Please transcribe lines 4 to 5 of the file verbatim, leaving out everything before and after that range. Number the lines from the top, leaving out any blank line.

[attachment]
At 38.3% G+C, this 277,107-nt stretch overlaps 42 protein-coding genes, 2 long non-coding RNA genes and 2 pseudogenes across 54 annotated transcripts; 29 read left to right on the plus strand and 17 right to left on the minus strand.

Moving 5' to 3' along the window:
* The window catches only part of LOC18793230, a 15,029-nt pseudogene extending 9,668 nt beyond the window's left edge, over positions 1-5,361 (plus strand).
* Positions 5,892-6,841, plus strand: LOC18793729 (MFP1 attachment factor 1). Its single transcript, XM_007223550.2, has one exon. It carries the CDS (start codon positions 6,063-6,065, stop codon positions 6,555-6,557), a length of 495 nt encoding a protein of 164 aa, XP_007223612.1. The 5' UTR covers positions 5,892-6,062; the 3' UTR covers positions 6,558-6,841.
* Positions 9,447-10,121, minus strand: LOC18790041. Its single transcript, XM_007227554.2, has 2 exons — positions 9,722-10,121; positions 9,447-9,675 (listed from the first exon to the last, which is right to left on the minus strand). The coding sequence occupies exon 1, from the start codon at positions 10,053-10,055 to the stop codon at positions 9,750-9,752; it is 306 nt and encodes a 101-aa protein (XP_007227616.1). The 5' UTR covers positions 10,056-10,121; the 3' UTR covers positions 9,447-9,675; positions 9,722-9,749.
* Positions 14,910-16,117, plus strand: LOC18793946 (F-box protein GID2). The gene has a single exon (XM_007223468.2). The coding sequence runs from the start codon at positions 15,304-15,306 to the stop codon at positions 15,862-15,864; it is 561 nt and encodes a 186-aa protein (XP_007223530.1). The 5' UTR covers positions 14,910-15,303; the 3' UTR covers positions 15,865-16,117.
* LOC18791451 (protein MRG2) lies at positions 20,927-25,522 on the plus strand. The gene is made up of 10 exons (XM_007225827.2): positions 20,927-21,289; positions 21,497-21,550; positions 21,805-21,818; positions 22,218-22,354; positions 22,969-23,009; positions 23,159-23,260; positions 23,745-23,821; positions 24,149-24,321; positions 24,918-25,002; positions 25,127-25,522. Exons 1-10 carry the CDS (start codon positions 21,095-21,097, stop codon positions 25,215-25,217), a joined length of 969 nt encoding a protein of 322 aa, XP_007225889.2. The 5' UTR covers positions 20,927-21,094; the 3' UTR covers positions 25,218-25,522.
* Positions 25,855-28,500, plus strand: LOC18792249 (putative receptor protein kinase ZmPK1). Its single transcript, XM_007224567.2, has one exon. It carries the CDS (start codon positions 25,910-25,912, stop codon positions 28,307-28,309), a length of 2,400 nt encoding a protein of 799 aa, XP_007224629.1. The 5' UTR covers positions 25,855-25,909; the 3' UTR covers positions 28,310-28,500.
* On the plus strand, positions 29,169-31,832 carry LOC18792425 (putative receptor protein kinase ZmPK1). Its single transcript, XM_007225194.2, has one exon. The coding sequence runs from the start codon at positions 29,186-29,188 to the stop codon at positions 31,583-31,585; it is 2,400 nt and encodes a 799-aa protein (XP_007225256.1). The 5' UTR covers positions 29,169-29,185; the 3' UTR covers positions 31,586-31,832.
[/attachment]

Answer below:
* Positions 5,892-6,841, plus strand: LOC18793729 (MFP1 attachment factor 1). Its single transcript, XM_007223550.2, has one exon. It carries the CDS (start codon positions 6,063-6,065, stop codon positions 6,555-6,557), a length of 495 nt encoding a protein of 164 aa, XP_007223612.1. The 5' UTR covers positions 5,892-6,062; the 3' UTR covers positions 6,558-6,841.
* Positions 9,447-10,121, minus strand: LOC18790041. Its single transcript, XM_007227554.2, has 2 exons — positions 9,722-10,121; positions 9,447-9,675 (listed from the first exon to the last, which is right to left on the minus strand). The coding sequence occupies exon 1, from the start codon at positions 10,053-10,055 to the stop codon at positions 9,750-9,752; it is 306 nt and encodes a 101-aa protein (XP_007227616.1). The 5' UTR covers positions 10,056-10,121; the 3' UTR covers positions 9,447-9,675; positions 9,722-9,749.